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No Euro in the next three years, says Central Bank Governor

Central Bank Governor Mugur Isarescu recently told The New York Times that Romania's target of joining the Euro zone in 2015 is now "out of the question." Nevertheless, he argued that trying to meet the criteria to join – including keeping the budget deficit below three per cent of GDP – was good discipline.

November 2012 - From the Print Edition

Isarescu added that maintaining its own currency had given Romania the flexibility to set interest rates, control liquidity and allow the currency to depreciate to help rein in the deficit. In the absence of control over monetary policy, he noted, Euro zone countries like Greece are forced to rely primarily on fiscal policy: taxing and spending. "Of course there is a backlash and disappointment because EU accession was seen as a panacea," he said. "The dreams were too big."
In Romania's case, maintaining its currency, the lei, has made its exports – two thirds of which go to the Euro zone – more competitive and given it a lower cost of living that has made the country a sudden draw for highly qualified workers from struggling Euro zone countries.
The news comes one month before general elections in Romania, at a time when previously assumed economic and financial moves in the EU context might be subject to change once a new Government is in place.
The New York Times analyzes the current economic situation, calling Romania "hardly immune from crisis. Successive governments have grappled with a backlash against austerity. And the political turmoil that ensued when the Government of Victor Ponta pressed, and failed, to impeach President Basescu this summer shook investor confidence."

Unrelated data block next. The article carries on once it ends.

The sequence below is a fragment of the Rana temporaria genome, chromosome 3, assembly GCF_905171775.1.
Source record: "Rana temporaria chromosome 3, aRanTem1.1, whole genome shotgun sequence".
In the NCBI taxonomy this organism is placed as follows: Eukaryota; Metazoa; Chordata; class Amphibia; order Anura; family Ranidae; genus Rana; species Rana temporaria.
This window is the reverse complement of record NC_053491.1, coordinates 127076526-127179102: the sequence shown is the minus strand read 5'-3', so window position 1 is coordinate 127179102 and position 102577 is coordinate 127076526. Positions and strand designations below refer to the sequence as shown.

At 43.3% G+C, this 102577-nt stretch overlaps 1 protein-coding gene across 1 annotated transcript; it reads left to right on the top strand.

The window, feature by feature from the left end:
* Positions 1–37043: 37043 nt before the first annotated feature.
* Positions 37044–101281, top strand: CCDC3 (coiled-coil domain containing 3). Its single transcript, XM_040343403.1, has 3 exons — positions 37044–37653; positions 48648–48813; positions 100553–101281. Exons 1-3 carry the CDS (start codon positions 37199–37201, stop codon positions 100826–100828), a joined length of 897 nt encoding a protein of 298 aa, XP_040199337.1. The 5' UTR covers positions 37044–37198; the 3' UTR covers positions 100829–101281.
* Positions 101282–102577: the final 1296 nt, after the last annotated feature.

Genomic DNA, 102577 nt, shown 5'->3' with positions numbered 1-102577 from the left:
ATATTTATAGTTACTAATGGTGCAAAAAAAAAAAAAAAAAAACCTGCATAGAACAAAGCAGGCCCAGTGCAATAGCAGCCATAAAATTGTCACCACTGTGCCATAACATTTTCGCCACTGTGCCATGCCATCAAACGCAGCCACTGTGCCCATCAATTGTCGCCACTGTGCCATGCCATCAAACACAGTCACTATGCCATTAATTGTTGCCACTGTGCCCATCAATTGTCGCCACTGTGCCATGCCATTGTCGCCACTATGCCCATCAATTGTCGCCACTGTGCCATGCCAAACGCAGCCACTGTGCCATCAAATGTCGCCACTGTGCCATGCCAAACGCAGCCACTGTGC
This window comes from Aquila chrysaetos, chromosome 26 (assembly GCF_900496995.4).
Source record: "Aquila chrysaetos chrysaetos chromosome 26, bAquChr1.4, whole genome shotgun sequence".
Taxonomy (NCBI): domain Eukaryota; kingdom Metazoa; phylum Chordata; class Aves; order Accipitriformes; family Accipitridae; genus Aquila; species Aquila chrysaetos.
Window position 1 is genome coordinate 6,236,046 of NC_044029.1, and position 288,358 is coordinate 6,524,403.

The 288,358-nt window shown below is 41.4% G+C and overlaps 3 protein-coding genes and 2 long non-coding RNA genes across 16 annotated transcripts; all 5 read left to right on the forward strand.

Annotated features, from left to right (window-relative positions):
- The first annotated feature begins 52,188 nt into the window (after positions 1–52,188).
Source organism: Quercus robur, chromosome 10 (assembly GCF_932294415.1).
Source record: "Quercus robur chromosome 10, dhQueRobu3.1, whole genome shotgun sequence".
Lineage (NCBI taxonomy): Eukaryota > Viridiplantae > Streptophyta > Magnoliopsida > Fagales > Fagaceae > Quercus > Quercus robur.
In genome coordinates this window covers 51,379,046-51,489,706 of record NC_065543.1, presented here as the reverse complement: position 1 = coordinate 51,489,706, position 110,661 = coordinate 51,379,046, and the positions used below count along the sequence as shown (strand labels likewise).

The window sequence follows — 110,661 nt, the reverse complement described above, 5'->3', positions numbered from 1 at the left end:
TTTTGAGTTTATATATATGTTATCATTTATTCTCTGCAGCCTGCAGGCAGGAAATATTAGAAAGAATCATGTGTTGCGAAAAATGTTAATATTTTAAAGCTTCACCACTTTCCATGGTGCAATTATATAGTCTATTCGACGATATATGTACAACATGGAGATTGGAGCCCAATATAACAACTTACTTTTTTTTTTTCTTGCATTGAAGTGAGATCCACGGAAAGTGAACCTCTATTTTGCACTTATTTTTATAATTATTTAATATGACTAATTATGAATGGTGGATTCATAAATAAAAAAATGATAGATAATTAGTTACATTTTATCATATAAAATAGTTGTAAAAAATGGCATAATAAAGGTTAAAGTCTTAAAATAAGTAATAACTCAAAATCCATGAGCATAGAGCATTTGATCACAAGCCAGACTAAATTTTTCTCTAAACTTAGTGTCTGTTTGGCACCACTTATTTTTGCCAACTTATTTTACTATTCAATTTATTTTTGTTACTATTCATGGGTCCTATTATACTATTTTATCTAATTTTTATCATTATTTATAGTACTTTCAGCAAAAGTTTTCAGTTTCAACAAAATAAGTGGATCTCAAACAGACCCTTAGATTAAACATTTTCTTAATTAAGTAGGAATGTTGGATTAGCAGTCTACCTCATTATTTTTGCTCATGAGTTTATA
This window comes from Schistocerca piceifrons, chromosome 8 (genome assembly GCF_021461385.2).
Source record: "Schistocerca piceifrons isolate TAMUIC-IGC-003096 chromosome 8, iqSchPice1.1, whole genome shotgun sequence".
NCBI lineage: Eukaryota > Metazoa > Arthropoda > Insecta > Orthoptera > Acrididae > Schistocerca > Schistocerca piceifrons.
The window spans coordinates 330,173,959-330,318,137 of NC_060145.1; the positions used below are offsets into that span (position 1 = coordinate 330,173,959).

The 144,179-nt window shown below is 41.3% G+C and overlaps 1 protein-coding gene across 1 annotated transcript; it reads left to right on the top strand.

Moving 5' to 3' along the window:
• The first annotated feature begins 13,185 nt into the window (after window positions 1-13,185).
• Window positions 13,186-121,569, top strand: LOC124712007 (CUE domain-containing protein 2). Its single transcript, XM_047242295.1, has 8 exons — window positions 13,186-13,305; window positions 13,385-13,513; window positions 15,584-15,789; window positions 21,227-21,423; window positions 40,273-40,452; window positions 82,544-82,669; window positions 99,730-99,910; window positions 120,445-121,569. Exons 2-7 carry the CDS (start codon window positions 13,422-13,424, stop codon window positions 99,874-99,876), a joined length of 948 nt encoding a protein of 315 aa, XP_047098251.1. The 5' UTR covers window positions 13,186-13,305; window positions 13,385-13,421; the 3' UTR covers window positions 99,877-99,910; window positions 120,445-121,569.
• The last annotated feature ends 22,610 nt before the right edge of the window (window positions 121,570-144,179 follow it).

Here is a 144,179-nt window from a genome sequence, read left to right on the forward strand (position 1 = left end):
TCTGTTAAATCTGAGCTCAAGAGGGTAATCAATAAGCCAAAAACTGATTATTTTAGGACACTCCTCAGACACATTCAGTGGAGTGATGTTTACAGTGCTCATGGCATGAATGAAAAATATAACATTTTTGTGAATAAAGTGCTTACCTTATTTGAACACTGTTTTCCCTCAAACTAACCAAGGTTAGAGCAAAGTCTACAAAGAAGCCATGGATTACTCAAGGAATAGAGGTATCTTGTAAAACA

Prime Minister Ponta agreed with Governor Isarescu, and was quoted by Mediafax as saying: "I believe it is important to continue our efforts to meet the convergence criteria, namely those regarding the budget deficit and inflation. However, we have to think very carefully about the ‘real' criteria, those referring to the purchasing power of Romanians versus Euro zone countries." Ponta said that in his opinion Romania should adopt Poland's approach to the issue. "Romania should follow Poland's path, namely being a supporter of a united Europe and wanting to enter the Euro zone, but no longer with 2015 as a fixed target."
Before entering the Euro zone, a country has to meet the economic criteria included in the Treaty of Maastricht (a budget deficit of under three per cent of GDP, a public debt of maximum 60 per cent of GDP and an inflation rate that should not go over 1.5 per cent of the average of the best performing countries in the Euro zone).
Economists said Romania had avoided the profligacy that has unhinged the Greek economy, thanks in part to tough austerity measures beginning three years ago. The country slashed public sector wages by 25 per cent and raised its value-added tax to 24 per cent from 19 per cent, helping stave off budgetary shortfalls.
Romania's budget deficit amounted to about two billion USD, or 1.2 per cent of gross domestic product, in the first nine months of the year, compared with 17 billion USD, or five per cent of GDP, in Greece. The New York Times says growth this year in Romania is expected to be about one per cent, according to the Government, compared with an expected contraction of more than 6.5 per cent in Greece.

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